<v John Active>After they returned from upriver, the two men departed. <v John Active>But the next summer, another small group of Moravians arrived by <v John Active>boat. <v William Weinland>Following our initial expedition to the Kuskokwim in 1884, <v William Weinland>5 of us returned to Bethel to begin permanent work <v William Weinland>on the establishment of our mission and school. <v William Weinland>Brother John Kilbuck and his wife Edith, Brother <v William Weinland>Hans Torgersen, our carpenter. <v William Weinland>And my wife, Caroline Weinland <v William Weinland>and I. <v Caroline Weinland>Our work was extremely difficult and was made all the more so when tragedy <v Caroline Weinland>struck very early after our arrival. <v Caroline Weinland>While hauling freight from downriver to Bethel, Brother Torgersen <v Caroline Weinland>fell into the Kuskokwim and was drowned.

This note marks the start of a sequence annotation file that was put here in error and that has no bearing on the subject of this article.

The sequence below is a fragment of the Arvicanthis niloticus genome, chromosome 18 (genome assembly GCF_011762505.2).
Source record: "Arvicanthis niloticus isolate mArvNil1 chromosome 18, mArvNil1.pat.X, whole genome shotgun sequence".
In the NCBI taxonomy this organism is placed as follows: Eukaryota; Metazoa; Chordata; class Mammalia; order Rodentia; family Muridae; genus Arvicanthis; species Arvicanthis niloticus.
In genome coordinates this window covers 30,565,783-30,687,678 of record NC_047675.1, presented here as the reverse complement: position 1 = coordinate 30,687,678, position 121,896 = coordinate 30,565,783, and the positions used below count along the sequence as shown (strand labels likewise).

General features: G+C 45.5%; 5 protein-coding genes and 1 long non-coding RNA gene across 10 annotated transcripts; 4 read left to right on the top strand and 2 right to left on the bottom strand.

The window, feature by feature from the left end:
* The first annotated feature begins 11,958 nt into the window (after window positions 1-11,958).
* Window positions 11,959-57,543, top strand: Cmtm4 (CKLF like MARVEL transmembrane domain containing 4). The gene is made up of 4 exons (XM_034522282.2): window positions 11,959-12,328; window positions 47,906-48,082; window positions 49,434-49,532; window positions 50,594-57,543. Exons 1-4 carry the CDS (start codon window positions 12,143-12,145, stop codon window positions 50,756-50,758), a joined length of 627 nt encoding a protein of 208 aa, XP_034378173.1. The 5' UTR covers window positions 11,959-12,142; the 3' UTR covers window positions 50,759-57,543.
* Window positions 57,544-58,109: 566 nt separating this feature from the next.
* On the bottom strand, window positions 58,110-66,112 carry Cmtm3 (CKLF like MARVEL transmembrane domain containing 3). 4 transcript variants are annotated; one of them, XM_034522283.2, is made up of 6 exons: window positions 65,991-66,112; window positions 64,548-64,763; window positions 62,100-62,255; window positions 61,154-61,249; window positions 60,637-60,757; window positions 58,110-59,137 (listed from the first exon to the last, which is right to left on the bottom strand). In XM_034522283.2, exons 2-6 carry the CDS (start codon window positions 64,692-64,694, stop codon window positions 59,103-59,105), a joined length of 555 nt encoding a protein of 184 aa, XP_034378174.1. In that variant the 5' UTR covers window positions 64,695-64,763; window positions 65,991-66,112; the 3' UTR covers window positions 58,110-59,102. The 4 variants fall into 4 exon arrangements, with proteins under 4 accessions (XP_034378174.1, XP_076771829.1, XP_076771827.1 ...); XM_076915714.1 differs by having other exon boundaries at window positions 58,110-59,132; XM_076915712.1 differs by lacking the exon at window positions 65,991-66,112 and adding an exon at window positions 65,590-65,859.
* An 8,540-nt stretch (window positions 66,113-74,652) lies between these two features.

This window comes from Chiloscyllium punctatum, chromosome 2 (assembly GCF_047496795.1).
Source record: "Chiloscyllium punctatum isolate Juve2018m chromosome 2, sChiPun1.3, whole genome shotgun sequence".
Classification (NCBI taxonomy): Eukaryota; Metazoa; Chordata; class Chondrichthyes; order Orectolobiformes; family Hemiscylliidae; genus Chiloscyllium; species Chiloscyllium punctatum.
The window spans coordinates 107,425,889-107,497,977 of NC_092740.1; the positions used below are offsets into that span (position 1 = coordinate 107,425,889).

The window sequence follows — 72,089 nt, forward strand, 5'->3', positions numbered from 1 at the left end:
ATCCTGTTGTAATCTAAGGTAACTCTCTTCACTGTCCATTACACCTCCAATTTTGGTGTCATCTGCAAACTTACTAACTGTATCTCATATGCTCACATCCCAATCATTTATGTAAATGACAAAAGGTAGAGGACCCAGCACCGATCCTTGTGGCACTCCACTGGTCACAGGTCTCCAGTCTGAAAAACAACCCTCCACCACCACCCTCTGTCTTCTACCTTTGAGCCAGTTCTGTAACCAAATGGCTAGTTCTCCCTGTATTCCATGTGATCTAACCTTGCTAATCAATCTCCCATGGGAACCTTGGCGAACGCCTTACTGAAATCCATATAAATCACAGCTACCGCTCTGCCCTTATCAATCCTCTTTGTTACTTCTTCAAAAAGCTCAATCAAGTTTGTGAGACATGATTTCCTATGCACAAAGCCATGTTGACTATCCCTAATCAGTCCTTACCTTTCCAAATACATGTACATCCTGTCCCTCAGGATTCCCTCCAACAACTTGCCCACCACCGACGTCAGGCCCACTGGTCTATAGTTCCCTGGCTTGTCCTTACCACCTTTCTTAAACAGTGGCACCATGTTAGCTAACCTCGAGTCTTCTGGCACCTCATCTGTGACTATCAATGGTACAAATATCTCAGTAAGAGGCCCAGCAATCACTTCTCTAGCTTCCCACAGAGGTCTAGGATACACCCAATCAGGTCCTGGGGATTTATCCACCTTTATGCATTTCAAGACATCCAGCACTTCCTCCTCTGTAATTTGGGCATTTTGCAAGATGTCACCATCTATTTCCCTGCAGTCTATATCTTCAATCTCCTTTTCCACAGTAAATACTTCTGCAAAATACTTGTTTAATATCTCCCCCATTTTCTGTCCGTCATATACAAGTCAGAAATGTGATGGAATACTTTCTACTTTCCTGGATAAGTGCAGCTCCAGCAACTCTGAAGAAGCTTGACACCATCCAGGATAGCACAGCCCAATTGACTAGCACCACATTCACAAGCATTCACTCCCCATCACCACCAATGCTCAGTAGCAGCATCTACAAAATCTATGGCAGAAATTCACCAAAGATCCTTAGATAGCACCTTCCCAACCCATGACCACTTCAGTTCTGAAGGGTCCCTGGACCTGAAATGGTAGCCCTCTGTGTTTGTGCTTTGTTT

<v Caroline Weinland>This tragedy left us without a skilled carpenter, and with winter quickly approaching, <v Caroline Weinland>we were hard pressed to get our first home built. <v Caroline Weinland>But my husband, William Weinland and brother Kilbuck worked hard throughout the <v Caroline Weinland>summer and finally got the building closed in. <v Caroline Weinland>Through the first winter, the struggle was to keep warm. <v Caroline Weinland>The days were spent in getting up enough wood to burn through the night, and the next <v Caroline Weinland>day. The entire party settled down to learn the native language. <v Caroline Weinland>The evenings were spent in comparing the words each one had learned during the day <v Caroline Weinland>and in exchanging words, each one kept a list of all the words the entire party <v Caroline Weinland>had gathered. <v Caroline Weinland>The recognized leader of our small party was Brother John Kilbuck, <v Caroline Weinland>who for several years directed our work and wrote back to Pennsylvania with <v Caroline Weinland>his long range plans for the area. <v John Kilbuck>It is evident that the time is rapidly drawing near when we must have more workers.